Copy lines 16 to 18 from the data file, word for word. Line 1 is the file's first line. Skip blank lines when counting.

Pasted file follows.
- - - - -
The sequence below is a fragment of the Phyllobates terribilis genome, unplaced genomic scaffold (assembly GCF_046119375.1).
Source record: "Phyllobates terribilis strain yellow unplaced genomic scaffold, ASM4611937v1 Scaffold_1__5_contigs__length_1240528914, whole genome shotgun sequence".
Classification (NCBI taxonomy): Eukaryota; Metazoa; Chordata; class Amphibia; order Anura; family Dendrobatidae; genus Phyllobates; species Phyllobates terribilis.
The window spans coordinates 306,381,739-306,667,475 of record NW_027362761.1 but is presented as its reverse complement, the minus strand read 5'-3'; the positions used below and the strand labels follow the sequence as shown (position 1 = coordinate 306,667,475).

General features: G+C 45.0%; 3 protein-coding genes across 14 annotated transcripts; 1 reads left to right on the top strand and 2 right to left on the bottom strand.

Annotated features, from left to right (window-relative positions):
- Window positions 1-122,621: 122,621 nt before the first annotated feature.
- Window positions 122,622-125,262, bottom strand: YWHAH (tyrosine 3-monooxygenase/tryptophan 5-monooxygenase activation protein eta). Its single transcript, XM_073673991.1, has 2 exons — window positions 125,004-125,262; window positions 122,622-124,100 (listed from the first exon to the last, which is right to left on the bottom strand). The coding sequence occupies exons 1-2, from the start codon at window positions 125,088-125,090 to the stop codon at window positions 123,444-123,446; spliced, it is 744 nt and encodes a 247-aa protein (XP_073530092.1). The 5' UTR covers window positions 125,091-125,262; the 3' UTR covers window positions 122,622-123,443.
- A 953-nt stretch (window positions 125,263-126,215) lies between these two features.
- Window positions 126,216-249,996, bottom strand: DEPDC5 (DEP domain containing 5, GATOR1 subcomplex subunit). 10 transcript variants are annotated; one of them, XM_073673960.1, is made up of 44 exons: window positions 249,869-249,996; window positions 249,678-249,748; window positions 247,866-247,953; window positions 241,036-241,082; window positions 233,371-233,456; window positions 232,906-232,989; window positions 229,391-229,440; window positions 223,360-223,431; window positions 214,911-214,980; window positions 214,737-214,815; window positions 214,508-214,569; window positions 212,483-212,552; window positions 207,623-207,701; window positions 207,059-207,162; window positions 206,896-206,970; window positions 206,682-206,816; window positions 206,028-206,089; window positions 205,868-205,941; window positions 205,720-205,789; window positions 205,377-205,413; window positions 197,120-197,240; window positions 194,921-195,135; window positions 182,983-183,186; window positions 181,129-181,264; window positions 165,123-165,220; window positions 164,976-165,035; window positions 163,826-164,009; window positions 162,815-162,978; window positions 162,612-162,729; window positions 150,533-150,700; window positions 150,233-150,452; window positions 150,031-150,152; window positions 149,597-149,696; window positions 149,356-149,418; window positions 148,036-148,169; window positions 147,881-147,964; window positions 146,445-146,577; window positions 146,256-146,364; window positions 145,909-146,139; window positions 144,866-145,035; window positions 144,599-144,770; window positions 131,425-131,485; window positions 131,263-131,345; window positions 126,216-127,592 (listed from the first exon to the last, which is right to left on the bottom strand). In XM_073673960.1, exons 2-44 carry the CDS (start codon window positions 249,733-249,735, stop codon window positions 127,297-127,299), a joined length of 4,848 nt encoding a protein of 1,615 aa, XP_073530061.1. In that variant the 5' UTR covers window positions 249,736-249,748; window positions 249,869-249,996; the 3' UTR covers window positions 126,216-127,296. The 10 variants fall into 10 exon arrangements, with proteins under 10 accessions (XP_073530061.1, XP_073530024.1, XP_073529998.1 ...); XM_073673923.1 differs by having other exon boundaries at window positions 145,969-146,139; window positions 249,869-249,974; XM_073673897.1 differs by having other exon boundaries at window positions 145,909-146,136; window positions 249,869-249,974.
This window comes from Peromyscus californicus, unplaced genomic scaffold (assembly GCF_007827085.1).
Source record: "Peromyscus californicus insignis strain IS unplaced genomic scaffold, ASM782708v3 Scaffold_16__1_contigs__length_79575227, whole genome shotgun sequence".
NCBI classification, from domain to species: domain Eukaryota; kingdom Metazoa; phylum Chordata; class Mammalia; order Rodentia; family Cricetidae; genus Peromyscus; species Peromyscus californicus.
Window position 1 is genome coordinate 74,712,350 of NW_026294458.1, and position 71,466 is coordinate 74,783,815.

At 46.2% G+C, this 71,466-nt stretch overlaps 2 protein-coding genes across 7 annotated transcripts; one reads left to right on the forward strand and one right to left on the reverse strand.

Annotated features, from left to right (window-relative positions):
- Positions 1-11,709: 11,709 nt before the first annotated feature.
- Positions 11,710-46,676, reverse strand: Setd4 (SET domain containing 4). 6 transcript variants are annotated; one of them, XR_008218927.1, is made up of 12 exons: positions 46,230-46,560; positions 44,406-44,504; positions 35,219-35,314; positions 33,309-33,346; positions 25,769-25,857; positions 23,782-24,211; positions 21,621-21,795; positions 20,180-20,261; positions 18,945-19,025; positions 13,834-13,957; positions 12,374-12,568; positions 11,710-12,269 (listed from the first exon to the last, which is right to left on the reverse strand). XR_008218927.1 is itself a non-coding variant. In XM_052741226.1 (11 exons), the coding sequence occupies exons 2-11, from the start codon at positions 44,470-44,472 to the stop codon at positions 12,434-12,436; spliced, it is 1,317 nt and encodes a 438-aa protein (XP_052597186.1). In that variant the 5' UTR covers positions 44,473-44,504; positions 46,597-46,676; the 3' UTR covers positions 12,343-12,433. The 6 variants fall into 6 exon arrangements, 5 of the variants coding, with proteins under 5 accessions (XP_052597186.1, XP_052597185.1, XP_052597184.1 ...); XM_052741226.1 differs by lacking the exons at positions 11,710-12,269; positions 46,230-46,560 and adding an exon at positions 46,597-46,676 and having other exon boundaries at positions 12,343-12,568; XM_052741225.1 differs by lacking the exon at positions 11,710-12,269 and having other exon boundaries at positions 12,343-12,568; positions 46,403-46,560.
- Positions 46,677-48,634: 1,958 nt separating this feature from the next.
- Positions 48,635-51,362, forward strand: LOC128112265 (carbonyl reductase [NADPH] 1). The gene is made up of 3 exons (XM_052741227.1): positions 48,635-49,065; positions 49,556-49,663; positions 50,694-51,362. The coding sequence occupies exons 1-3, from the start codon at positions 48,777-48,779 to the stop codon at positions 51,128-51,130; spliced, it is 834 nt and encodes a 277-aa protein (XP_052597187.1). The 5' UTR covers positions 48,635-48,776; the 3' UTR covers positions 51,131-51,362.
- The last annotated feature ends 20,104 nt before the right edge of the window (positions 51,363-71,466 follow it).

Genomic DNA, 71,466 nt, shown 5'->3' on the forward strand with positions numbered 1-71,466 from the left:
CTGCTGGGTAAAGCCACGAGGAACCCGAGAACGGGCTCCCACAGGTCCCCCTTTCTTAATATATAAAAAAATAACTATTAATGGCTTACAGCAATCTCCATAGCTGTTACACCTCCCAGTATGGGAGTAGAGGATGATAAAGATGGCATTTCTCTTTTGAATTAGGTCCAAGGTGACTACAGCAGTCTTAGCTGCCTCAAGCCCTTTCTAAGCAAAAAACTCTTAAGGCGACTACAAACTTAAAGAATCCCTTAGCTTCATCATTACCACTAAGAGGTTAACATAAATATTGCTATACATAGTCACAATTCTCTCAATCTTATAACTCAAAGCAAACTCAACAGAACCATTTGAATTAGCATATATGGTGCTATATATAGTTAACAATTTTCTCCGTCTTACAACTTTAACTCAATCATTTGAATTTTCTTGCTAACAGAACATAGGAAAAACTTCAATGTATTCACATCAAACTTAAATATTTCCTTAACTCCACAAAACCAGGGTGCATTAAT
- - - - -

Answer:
Annotated features, from left to right (window-relative positions):
- Positions 1-11,709: 11,709 nt before the first annotated feature.
- Positions 11,710-46,676, reverse strand: Setd4 (SET domain containing 4). 6 transcript variants are annotated; one of them, XR_008218927.1, is made up of 12 exons: positions 46,230-46,560; positions 44,406-44,504; positions 35,219-35,314; positions 33,309-33,346; positions 25,769-25,857; positions 23,782-24,211; positions 21,621-21,795; positions 20,180-20,261; positions 18,945-19,025; positions 13,834-13,957; positions 12,374-12,568; positions 11,710-12,269 (listed from the first exon to the last, which is right to left on the reverse strand). XR_008218927.1 is itself a non-coding variant. In XM_052741226.1 (11 exons), the coding sequence occupies exons 2-11, from the start codon at positions 44,470-44,472 to the stop codon at positions 12,434-12,436; spliced, it is 1,317 nt and encodes a 438-aa protein (XP_052597186.1). In that variant the 5' UTR covers positions 44,473-44,504; positions 46,597-46,676; the 3' UTR covers positions 12,343-12,433. The 6 variants fall into 6 exon arrangements, 5 of the variants coding, with proteins under 5 accessions (XP_052597186.1, XP_052597185.1, XP_052597184.1 ...); XM_052741226.1 differs by lacking the exons at positions 11,710-12,269; positions 46,230-46,560 and adding an exon at positions 46,597-46,676 and having other exon boundaries at positions 12,343-12,568; XM_052741225.1 differs by lacking the exon at positions 11,710-12,269 and having other exon boundaries at positions 12,343-12,568; positions 46,403-46,560.